Are electric vehicles really eco-friendly?

February 20, 2022 12:00 AM AEDT | By Arpit Verma
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  • Legacy car players, including Volkswagen, Audi, General Motors are quickly turning their fleets electric.
  • As per the IEA, demand for battery metals is anticipated to rise by more than 30 times in 2050.
  • The higher demand for battery metals pushed miners to commence strip mining.

Global electric vehicle (EV) sales more than doubled to 6.6 million units in 2021, as per the International Energy Agency (IEA). Though Tesla remains the king of the electric car market with 14% of the overall EV market, several new automotive players have also entered the market.

At the same time, legacy car players including Volkswagen, Audi, General Motors are quickly turning their entire fleet electric with an aim to become fully electric by the end of this decade.

With a sharp rise in EV sales, demand for battery minerals  is also anticipated to grow in tandem. Most of the batteries used in EVs are lithium-ion batteries (LIBs), which require lithium, cobalt, graphite, nickel, manganese and other minerals.

Battery minerals

Source: © Malpetr |

The IEA foresees the demand for battery metals and electric vehicles to multiply by more than 30 times to 12.7Mt in 2050 against their 2020 levels, based on the agency’s Sustainable Development Scenario. Furthermore, the miners need to ensure that the extraction of these minerals is done in an eco-friendly manner so that it can fulfil zero-carbon targets.

Also read: Is there a massive global energy crisis in the offing?

Are EVs environment-friendly?

While electric cars and trucks go mainstream, they have consistently faced a challenge: Are they really eco-friendly as advertised? The entire objective of switching to EVs is to save the planet from adverse effects of burning fossil fuels and curb greenhouse emissions. But various research studies found that the extraction of battery minerals used to manufacture batteries is not eco-friendly and could affect the environment severely in the long term.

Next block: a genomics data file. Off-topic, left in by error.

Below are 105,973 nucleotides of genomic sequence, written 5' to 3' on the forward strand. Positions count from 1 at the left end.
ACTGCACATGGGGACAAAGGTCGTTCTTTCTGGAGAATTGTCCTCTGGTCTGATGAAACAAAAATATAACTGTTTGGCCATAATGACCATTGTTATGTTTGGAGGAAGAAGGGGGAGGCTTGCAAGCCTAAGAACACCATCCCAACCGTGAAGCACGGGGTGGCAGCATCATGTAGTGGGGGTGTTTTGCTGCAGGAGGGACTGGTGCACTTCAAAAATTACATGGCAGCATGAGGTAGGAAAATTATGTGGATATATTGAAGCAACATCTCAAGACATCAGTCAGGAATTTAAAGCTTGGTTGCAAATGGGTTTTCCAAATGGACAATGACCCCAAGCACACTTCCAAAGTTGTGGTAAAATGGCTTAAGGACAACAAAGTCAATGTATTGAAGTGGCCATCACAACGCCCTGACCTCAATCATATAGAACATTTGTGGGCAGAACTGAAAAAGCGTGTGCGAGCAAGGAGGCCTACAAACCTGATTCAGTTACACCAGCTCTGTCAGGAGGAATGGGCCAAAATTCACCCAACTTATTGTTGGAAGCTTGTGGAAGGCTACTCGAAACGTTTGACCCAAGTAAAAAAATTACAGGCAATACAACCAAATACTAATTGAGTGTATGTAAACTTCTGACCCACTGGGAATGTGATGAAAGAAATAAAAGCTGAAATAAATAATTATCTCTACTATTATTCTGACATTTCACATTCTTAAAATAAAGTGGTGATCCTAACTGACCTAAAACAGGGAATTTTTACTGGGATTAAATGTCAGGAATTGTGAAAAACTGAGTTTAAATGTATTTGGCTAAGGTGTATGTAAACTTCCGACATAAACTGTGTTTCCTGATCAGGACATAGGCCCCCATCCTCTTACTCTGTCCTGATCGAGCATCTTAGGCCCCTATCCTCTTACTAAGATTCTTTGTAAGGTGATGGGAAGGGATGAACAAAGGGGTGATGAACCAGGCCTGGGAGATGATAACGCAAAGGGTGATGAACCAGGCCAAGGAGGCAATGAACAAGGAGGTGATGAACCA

Recently, a research study conducted by an aerial photographer in South America has revealed vivid hues of lithium fields caused by varying concentrations of lithium carbonate. The study found that the extraction of lithium harms the soil and causes air contamination.

Likewise, few other studies indicate that deep-sea mining of minerals required to power LIBs could potentially cause irreversible damage to aquatic life. The mining of deep-sea beds could destroy species that are yet to be known by mankind.

Also read: UK mulls ban on China’s investment in the nuclear energy sector

Strip mining and loss of biodiversity

Higher demand for battery metals pushed miners to commence strip mining, a technique in which overlying vegetation, rock, and soil are removed to extract underlying minerals. The practice is very harmful because it may significantly affect the biodiversity of a particular region.

Battery minerals’ extraction

Source: © Martinleber |

As per a recent study, fishermen in Indonesia's Obi Island have recorded a significant decline in the number of fish in the region due to rising nickel mining and smelting industries. Researchers found that the pollution has turned coastal waters into a “mud puddle” due to high levels of heavy metal contamination.

Good Read: Fortescue makes another green move, buys Williams Advanced Engineering

Bottom Line

The rising demand for electric vehicles, as a part of the road to attaining net neutrality, has pushed demand for battery metals. At the same time, various studies indicate that inappropriate mining practices can significantly affect the environment. Proper extraction of minerals is critical for the energy transition.


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